At this point I just wanted to get away, so I drove farther down this side road. Ahead was a church. When I got closer, I saw that the church said FOR SALE on the front. It was run down as hell and had a small graveyard in back. Just past it was an old green house. There was a car out front with the dome light on, and I thought I’d see if I caught someone coming home from shopping, or something. Maybe a neighbor who knew more about the neighborhood, so to speak.
I parked in the driveway and approached the car. About then, I knew I’d made mistake number two. The car was up on blocks. The dome light was lit, and the radio was playing. There was a guy sitting inside, listening to the radio, and since I’d already approached, and he was already looking at me, I figured I might as well get on with it. It didn’t help that this guy looked enough like Charles Manson to be his twin.
He asked if I was “lookin’ fer’ Herb.” I allowed as how I was NOT looking for Herb, but for Beth Massie and family, and asked if he could direct me. He looked me up and down, and then got out of the car and told me that the guy inside could probably help. I didn’t know any polite way of saying no way I’m going in that house, so I followed him. He opened the door, and then parted an old sheet that hung just inside. The place stank of animal musk and mildew. As I entered, I heard a piano, very off key, playing inside. Charles Manson leaned over my shoulder and said.
“We’re a commune of musicians.”
To myself I said, “Right, whoever that is plays the piano, and you play the radio out front?”
We entered another room, and the guy playing that piano stopped and turned to me very slowly. I swear he was the spitting image of Little Richard. He asked.
“You lookin’ for Herb?”
I told him my story again. He stared at me. He stared at Charles Manson. He finally admitted he didn’t really know anyone in the area, other than the mysterious Herb, but that the two silos I was looking for were actually one road back.
I’m not sure how I got out of there, but I do remember I didn’t expect to. I got into the car and hit the road fast and hard, spraying gravel and nearly ending up in a ditch. I found the main road, went one more down the highway, turned, and less than an hour later I was seated in Beth’s living room, telling this same story to Beth, her family, Brian Hodge, Mark Rainey, Wayne Allen Sallee and the entire Pseudocon crew.
Beth looked at me in horror and said, “You didn’t stop at the ‘green’ house?”
Needless to say, the point of all this is that this incident became a story. The story was “Are You Lookin’ for Herb,” and it was published in Flesh and Blood Magazine. That story will stick with me forever, both the real, the surreal, and the fictional outcome. There are always moments in our lives we can’t explain. There are times when we seem to step into some other world and then, after we come back, the memories fade to a hazy blur. These make great backdrops for stories. The things we half remember can be filled in with another half tailor made to bend them to the service of our imaginations.
And that ends the first part of the essay, the nuts and bolts part I promised. Now I’ll get on to the meat of the sandwich, so to speak. I’ve long said that I don’t consider myself a genre writer. I’ve written a lot of dark stories, some science fiction, some mystery and even a little romance, but I wrote them as stories first – they fit the niches in the world of publishing after the fact, for the most part. Among those works are a lot of things written to fit molds, and then there are others. Important stories, even important books, that don’t lend themselves so easily to definition. I didn’t find them in the National Enquirer, or with Google.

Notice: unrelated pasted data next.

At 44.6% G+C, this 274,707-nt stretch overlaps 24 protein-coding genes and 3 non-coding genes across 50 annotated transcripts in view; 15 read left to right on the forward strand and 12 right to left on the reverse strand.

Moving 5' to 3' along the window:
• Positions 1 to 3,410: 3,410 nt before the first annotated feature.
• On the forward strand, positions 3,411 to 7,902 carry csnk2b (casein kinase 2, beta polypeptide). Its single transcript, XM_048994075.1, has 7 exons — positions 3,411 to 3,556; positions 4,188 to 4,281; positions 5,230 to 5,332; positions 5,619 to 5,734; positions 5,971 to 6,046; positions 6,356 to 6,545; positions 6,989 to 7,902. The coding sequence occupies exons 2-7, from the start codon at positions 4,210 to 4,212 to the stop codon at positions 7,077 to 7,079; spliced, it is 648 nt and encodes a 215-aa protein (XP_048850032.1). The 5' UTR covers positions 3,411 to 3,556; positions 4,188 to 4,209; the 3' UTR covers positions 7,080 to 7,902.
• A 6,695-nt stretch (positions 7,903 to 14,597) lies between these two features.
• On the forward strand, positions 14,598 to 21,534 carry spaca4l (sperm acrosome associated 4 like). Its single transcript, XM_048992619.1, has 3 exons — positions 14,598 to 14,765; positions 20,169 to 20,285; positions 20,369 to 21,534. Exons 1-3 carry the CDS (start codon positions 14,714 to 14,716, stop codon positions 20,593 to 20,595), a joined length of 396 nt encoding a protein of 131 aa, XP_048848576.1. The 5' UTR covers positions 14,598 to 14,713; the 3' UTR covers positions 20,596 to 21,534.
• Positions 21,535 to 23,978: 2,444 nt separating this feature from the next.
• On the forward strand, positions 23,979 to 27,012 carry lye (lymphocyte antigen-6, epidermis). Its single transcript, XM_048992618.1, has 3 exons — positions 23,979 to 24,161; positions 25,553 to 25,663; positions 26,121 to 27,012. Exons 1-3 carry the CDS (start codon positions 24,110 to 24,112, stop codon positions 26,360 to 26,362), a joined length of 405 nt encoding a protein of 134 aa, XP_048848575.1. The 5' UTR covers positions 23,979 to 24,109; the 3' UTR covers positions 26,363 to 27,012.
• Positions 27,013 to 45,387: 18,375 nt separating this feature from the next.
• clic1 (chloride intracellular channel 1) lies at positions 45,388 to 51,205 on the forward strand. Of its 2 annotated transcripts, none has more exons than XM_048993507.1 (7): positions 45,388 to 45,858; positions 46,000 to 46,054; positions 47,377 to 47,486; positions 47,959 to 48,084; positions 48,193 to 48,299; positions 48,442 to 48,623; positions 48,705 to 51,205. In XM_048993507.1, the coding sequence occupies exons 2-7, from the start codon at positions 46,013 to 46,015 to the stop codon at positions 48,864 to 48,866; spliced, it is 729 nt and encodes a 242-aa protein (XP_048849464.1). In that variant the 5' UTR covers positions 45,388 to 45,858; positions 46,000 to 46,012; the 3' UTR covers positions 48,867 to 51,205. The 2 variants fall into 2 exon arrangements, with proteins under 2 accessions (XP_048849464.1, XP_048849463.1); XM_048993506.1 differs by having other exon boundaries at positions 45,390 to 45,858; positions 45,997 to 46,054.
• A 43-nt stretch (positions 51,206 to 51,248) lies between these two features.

That isn’t where the best stories come from. The stories that you will be remembered for, and the ones that will haunt you all the days of your life are the ones you know you have to write. You don’t find the idea for them in a magazine, or a book, or by watching the news, though these things can trigger the emotions, or memories that drive them. You don’t bend them to fit clever, themed anthologies, or chop out important parts to make word count. When you write one of the stories that define you, you have to be ready to carve that definition from your experience and serve it up to be read, criticized, admired, or spit on by readers, editors, critics and the world.
I’ll go so far as to say I believe a lot of the other stories, the clever ones, the entertaining ones, the themed ones, and those we actively search for are crutches to keep us from falling into the abyss where the real words lie. The wild words, I call them, the ones that stalk you when you sleep and tug at your nerve endings when you write. I’ve said before that you need to be able to write your pain. It isn’t just pain, though. You have to be able to write your emotions as you really feel them. You have to be honest with what you want to say and not cripple your prose so people won’t see it and equate it with the mind that created it. You have to be willing to own your words, and your work, your inspiration, and your personal darkness. You can’t fall short of what you know to be true and expect it to ring anything but false in the final analysis.
Those stories – those “ideas” – are always with us. They present us in ways our talent and our clever plots never will, and in the end, those who read the work that matters will remember. They may not like you, or understand you, but if asked which of the things you wrote made an impact, they will unerringly point to the one that was the most difficult for you to put on paper. If you’ve read such a story, you know it. If you’ve written such a story, you also know it, and you know how many more are lurking in the shadows, waiting to escape into the world.
There are a lot of levels to writing, shades of gray and layers of expression stain every word. Don’t ask where the ideas come from, though, because the very act of asking is a form of denial. You know where they come from. The key is in finding the courage to set them free.